A rights-based approach to water allocation and trading would allow water agencies that proactively invest in conservation to receive a larger dry-year allocation, making it possible to store the water they save for their own use or sell the water to other cities during dry years. This system would create incentives for agencies to conserve even in wet years. Working with our client, the Long Beach Water Department, our team investigated the possibility of a market for inter-city water trading in Southern California. While ag→ag and ag→urban water transfers are becoming commonplace, robust urban→urban markets are still rare. The service area of the Metropolitan Water District of Southern California provides an ideal substrate for such a market due to its shared infrastructure, which eliminates the conveyance issue and enables 'paper water' trades. See our website for more information.
We presented our research at AWRA's Spring Conference: Water for Urban Areas: Managing Risks and Building Resiliency (Los Angeles, 2015).
Our team also participated in a panel entitled Market-based Approaches to Water Management at the 2015 California Water Policy conference.
Using statistical techniques like time series analysis, I analyzed the water department's customer data to identify usage patterns that represent different types of leaks. The goal was to create an algorithm that can spot leaks as they occur and identify when customers repair them.
Beautiful data presentation using ggplot2, ggvis, shiny, and plot.ly
Reproducible data querying and munging following the 'tidy data' principles of Hadley Wickham
The impact of dam removal on marine-derived nitrogen in tree-rings | Elwha River, Washington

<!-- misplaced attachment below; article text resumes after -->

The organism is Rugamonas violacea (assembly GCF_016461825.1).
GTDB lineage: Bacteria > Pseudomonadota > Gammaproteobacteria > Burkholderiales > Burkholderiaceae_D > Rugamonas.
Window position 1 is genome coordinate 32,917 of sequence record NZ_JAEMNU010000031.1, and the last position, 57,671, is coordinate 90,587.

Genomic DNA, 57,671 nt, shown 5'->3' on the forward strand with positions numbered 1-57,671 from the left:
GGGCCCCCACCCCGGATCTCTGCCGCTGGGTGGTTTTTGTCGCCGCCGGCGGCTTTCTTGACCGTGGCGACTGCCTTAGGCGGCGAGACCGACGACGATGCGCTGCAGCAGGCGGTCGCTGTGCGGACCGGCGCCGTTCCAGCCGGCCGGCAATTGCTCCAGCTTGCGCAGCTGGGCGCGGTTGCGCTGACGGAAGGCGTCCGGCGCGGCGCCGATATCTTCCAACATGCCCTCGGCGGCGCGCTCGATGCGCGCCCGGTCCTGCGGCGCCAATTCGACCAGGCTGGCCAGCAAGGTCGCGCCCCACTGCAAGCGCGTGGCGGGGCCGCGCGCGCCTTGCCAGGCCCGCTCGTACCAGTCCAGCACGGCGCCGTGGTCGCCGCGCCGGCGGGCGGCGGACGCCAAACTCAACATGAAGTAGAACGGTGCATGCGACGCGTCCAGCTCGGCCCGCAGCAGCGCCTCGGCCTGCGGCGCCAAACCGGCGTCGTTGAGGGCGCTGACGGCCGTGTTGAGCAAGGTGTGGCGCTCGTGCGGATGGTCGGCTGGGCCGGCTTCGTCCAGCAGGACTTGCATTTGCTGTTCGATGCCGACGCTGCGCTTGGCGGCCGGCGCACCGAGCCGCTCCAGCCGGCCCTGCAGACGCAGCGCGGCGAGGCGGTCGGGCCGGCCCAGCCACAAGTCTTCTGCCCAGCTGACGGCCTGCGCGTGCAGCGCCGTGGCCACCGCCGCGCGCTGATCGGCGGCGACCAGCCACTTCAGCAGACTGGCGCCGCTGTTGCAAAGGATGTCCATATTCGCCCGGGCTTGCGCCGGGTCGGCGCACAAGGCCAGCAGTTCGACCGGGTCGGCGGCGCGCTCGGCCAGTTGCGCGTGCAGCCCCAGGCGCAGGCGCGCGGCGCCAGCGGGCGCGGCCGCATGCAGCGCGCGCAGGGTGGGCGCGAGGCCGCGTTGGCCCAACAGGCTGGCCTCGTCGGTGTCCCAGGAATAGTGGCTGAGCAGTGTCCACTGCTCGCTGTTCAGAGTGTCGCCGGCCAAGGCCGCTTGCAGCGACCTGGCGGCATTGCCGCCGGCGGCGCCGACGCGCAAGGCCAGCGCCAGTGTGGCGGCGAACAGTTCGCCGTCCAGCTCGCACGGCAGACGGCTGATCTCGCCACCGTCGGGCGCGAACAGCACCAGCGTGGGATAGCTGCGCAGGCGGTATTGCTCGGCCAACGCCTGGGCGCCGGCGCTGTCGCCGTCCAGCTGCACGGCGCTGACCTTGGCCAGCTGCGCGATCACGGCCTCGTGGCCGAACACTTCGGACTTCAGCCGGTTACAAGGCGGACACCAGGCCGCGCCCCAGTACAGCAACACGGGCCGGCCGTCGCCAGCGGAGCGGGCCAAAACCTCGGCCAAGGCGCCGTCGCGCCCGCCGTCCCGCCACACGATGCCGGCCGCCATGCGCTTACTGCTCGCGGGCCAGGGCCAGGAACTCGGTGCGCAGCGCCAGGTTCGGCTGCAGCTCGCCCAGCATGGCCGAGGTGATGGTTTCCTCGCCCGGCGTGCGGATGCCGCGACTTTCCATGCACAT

"The ongoing removal of two ~100-year-old dams on the Elwha River in Washington state provides an opportunity to study whether the sequestration of marine nitrogen in tree rings can provide a useful historical record of salmon returns. By measuring δ15N, δ18O, and C:N ratios in increment cores from Sitka spruce, we plan to observe the migration of marine-derived nitrogen through the ecosystem in real-time, shedding light on open questions about the utility of tree rings as a tool for studying salmon returns."
"Imagine a plan to divert water from the Canadian Rockies to the Great Salt Lake in Utah, and you’ll have some idea of what Sanusi Imran Abdullahi is proposing. Abdullahi, the Nigerian-born executive secretary of the Lake Chad Basin Commission, is in charge of saving one of the world’s most endangered water bodies, central Africa’s Lake Chad. Threatened by a perfect storm of climate change, overwithdrawals, and a rapidly growing population that depends on fishing and farming, Lake Chad has shrunk to 1/10th of its size over the last 50 years.
With some scientists predicting the lake will disappear entirely by 2030, Abdullahi is now banking on a dramatic last-ditch effort to rehabilitate the basin: a massive diversion of water from the Congo River watershed, 1000 km away, into the Chari River which feeds the lake. If completed—an increasingly unlikely prospect given violence in the Central African Republic—this would be the largest interbasin water transfer in the world."
The Implications of Porphyroblast Fabric Obliquity on the Timing of Deformation and Metamorphism at Coos Canyon, ME